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John Tengo Jabavu (1859 - 1921)

The Order of Luthuli in

John Tengo Jabavu (1859 - 1921) Awarded for:
His exceptional contribution to South African Journalism and his commitment to a non-sexist, non-racial and democratic South Africa.

Profile of John Tengo Jabavu

Born in a relatively poor Methodist home on 11 January 1859 in Healdtown, Eastern Cape, John Tengo Jabavu grew up to become a staunch political activist and the editor of one of South Africa's first significant newspapers to be written in an indigenous language.

Between 1877 and 1881, Jabavu trained as a teacher in Somerset East and by the early 1880s was already showing some sharp political acumen. He began freelancing for different newspapers and became known for sparking political debates with his comments.

Realising his commitment to the development of his community, Reverend James Stewart of Lovedale invited Jabavu to become the editor of Isigidimi Sama Xhosa (The Xhosa Messenger) in 1881.

Jabavu made it clear that his intention was to 'educate the people to attain their rights under the Queen's sway'. He embarked on a mission to alert his fellow Africans to the new political reality of that time. Jabavu saw an enlightened mind, rational and principled, as a critical tool for the liberation and development of Africans. He did his utmost to ensure that Africans were exposed to conditions conducive to political and intellectual development.

An ardent reader, Jabavu was hugely motivated by Umshumayeli Wendaba, the first South African newspaper specifically intended for black readers, which was printed by the Wesleyan Mission Society from 1837 to 1841. This prompted him to want to start his own newspaper, which could be a platform for the interchange of ideas among readers regarding the future society for which they were all yearning.

At the tender age of 25, Jabavu established his own newspaper entitled Imvo Zabantsundu (Black Opinion) in 1884. Imvo Zabantsundu was built on the principles of love, peace and Christian justice. Upon taking up the editorship, Jabavu made it very clear that the newspaper would be a voice for black people.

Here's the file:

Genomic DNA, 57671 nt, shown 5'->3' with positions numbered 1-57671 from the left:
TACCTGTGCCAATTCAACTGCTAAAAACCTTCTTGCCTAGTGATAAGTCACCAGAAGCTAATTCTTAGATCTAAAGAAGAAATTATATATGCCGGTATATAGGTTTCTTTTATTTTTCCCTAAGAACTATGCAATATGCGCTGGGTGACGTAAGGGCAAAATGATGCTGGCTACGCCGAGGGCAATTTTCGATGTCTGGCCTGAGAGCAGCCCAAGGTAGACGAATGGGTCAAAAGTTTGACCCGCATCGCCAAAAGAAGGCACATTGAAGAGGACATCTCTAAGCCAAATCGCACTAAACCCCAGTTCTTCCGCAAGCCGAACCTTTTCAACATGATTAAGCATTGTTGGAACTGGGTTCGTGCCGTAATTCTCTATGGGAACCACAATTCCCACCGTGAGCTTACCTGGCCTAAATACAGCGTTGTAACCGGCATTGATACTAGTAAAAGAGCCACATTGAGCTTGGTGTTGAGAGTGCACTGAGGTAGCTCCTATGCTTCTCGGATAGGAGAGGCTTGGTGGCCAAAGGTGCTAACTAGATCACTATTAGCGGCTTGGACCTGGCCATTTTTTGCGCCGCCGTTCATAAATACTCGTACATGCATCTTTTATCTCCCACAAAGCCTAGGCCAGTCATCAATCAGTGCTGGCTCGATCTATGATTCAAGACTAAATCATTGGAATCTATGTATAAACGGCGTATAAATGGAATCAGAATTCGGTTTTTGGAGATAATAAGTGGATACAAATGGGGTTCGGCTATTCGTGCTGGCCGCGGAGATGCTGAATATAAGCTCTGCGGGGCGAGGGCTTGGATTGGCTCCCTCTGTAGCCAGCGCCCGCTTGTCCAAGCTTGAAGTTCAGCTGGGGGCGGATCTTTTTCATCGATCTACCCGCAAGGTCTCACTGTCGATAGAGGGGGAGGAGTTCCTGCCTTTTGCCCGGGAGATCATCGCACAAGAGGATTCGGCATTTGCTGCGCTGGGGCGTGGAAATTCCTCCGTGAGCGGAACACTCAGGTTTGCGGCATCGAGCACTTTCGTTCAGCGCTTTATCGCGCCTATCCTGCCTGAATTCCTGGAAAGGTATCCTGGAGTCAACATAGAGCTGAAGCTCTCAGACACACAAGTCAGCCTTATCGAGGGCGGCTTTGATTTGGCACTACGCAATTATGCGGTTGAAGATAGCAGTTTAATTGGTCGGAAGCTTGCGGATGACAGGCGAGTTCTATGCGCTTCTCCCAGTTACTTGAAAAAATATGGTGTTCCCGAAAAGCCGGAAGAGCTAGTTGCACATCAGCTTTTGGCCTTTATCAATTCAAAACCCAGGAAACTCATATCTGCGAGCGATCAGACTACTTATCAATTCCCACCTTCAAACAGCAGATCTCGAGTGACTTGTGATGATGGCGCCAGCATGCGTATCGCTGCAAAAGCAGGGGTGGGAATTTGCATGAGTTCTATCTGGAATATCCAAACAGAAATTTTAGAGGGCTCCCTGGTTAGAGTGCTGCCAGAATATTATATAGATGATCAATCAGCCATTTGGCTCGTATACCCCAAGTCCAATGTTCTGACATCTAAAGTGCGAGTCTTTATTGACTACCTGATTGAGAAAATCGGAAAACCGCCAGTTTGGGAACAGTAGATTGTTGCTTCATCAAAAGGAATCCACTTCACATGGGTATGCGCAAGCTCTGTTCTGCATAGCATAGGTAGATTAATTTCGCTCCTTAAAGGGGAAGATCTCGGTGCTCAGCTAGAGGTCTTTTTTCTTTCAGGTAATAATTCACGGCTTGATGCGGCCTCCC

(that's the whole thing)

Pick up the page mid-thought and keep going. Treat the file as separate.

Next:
Jabavu turned Imvo Zabantsundu into a forum of ideas for the Native Educational Association and Lovedale Literary Society intellectuals, boasting members such as Elijah Makiwane, Thomas Mapikela, Pambani Jeremiah Mzimba and Walter B Rabusana. All these interlocutors, writers and intellectuals were at the base of the pyramid of political ideas pertaining to how to bring about a just society. Jabavu's bare-knuckled fight against white minority rule through his newspaper often drew the attention of the Cape Parliament. Yet, this did not sway this champion of freedom from his course towards democracy and the upliftment of oppressed South Africans.

Jabavu travelled to London to fight the colour-bar clause in the Union Constitution and was invited to attend the Universal Races Congress in 1911.

He was totally committed to ensuring equal opportunities for Africans and played a pivotal role in the formation and inauguration of the South African Native College (University of Fort Hare) in 1916.

John Tengo Jabavu, a bold and pioneering intellectual, rose against the odds to contribute towards the development of African journalism and to the stirrings of black consciousness in South Africa.

As an astute journalist and editor, he dedicated his entire life to causes that promoted the rights of Africans. His newspaper became the voice of the voiceless and his political views helped to shape African political thinking.

Jabavu died in Fort Hare in 1921 and is remembered as one of the most influential Africans of the 19th century.